For some diseases, everything is known apart from the cause and cure. Crohn's disease and ulcerative colitis and multiple sclerosis are examples (they are almost certainly rare reactions to a common infection or a common reaction to a rare infection).
You are anti-vaccinations? Really? Against all vaccinations? To be against well-established vaccines is a poor bet. Getting measles is far riskier than a measles vaccination. Many serious diseases have been almost abolished (polio, whooping cough and diphtheria, for example). Doctors are reluctant to mention that, whilst they advise that vaccines are a good bet for whole populations, for a sociopathically minded individual it may be superficially reasonable to avoid receiving new vaccines but to let others take the risks and hope that the vaccine-induced herd immunity of others will protect them. The benefits and risks of new vaccines may not be quantifiable, especially when vaccines have to be urgently developed.
Most things in medicine are based on probabilities rather than absolutes. Doctors do not tell you that most medical interventions are mostly driven by probabilities. Each patient is an individual and whether or not they will benefit from a treatment is based on studies of large groups. What is normal is not an absolute judgement. If there is a bell-shaped standard distribution curve (as in most biological data), then normality is often arbitrarily described as lying between two standard deviations from the average that covers 95% of observations. Whether you are normal depends on your deviation(s).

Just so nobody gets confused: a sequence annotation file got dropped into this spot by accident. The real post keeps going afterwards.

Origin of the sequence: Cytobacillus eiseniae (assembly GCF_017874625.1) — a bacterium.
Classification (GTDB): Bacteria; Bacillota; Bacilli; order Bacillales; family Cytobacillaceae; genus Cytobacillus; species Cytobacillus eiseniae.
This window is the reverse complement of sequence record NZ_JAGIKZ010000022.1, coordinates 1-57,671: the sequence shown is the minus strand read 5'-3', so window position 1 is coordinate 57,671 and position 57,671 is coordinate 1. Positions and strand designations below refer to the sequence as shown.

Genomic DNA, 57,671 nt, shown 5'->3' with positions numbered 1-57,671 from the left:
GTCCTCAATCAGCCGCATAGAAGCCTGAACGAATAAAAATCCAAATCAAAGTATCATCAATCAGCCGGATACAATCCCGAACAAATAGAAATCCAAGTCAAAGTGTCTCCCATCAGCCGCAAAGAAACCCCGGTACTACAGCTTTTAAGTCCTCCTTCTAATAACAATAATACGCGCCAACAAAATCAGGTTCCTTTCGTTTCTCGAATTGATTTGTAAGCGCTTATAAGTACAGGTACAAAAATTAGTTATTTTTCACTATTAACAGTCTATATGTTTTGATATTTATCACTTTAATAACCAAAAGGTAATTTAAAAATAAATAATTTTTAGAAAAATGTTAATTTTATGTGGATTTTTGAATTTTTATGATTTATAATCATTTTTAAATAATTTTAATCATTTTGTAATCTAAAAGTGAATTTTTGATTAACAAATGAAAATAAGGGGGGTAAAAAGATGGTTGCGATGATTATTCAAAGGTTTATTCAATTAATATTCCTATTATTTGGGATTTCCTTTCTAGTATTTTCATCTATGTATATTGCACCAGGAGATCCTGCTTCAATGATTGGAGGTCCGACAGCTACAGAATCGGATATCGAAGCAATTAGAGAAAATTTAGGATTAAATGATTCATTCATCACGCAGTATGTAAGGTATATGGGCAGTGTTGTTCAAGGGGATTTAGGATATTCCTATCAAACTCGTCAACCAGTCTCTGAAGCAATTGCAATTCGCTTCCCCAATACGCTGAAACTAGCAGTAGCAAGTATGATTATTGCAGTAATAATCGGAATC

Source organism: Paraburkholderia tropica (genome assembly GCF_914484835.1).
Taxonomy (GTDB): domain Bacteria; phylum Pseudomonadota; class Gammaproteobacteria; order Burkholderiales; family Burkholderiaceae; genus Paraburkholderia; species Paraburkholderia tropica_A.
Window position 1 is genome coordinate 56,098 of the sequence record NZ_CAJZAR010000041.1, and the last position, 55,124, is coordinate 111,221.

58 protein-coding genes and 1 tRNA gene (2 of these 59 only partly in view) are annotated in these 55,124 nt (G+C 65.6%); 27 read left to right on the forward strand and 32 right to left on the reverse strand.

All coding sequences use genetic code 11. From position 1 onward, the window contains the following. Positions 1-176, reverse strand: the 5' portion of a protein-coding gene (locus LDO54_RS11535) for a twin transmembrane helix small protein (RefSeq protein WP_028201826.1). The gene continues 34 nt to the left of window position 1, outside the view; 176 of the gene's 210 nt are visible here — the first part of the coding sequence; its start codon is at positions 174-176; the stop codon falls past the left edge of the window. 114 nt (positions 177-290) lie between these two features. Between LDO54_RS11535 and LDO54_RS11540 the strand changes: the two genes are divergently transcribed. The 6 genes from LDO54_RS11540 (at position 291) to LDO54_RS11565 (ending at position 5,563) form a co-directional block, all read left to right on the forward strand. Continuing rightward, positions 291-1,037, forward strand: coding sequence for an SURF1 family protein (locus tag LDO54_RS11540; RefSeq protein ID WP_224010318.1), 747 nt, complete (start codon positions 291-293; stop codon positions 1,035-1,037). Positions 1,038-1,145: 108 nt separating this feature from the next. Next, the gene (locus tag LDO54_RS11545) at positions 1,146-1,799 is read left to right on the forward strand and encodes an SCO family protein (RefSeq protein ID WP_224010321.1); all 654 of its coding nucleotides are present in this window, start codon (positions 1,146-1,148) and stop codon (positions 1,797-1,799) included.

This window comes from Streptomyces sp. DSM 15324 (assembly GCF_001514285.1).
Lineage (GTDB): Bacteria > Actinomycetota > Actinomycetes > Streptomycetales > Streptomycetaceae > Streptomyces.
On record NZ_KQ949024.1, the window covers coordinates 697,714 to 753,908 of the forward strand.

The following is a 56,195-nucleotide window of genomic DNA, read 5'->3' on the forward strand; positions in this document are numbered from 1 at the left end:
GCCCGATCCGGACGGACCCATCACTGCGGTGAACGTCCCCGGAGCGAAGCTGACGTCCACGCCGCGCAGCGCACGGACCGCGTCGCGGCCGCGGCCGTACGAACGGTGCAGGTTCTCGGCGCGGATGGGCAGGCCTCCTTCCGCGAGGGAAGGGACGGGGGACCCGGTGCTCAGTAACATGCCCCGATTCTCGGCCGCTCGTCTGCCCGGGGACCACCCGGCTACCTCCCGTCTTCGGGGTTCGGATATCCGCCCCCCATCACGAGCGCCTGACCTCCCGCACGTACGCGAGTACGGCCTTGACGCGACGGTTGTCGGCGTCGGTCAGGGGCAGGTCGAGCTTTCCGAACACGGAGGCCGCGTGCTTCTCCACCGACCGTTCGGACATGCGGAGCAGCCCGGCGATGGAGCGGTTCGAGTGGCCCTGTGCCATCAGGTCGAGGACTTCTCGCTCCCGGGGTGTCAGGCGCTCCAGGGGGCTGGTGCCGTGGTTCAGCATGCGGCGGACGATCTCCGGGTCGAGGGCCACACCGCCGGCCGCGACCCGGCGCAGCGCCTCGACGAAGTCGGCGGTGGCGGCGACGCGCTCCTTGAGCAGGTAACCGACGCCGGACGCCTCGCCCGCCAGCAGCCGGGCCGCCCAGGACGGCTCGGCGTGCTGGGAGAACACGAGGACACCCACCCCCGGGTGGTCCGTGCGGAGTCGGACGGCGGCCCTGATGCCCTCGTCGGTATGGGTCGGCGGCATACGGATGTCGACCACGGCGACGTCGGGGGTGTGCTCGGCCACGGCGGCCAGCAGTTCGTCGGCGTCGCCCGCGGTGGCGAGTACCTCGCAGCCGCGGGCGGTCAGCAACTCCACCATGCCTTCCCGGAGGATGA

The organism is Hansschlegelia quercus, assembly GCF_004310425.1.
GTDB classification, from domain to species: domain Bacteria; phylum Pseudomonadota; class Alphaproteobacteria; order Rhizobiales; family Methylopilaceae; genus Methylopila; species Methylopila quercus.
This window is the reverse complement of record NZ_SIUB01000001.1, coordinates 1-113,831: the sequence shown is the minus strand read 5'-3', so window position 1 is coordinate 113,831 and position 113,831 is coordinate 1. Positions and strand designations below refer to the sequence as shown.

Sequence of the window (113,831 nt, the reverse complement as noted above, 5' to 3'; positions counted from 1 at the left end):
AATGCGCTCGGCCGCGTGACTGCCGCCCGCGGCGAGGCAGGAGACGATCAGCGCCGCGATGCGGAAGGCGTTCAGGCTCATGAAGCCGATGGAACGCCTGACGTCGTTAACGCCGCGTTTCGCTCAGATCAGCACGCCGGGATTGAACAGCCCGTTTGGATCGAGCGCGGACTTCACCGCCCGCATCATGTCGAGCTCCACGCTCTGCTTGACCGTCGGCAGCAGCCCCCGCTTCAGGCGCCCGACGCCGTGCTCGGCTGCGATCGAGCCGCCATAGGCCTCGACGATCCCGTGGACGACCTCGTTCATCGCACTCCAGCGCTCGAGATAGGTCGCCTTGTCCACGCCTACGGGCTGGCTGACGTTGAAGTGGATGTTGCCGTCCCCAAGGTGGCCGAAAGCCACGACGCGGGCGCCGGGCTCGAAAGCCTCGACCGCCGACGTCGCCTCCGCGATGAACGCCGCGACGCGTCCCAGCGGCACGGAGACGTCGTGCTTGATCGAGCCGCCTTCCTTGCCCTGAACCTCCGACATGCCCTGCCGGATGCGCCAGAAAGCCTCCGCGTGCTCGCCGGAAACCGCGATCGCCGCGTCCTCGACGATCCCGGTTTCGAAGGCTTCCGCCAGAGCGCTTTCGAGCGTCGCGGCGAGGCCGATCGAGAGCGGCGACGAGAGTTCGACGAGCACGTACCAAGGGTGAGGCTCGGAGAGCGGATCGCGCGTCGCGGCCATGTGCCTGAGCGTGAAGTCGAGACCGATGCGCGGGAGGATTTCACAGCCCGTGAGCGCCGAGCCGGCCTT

IQs have a normal bell-shaped curve and this means that 50% of the population have an IQ of less than 100. If you have a result within normal limits, this does not necessarily mean you will not benefit from reducing that parameter. Other definitions of what is normal can be paradoxical. Over 50% of Americas are overweight as defined by Body Mass Index. Over 50% could be thought to represent normality.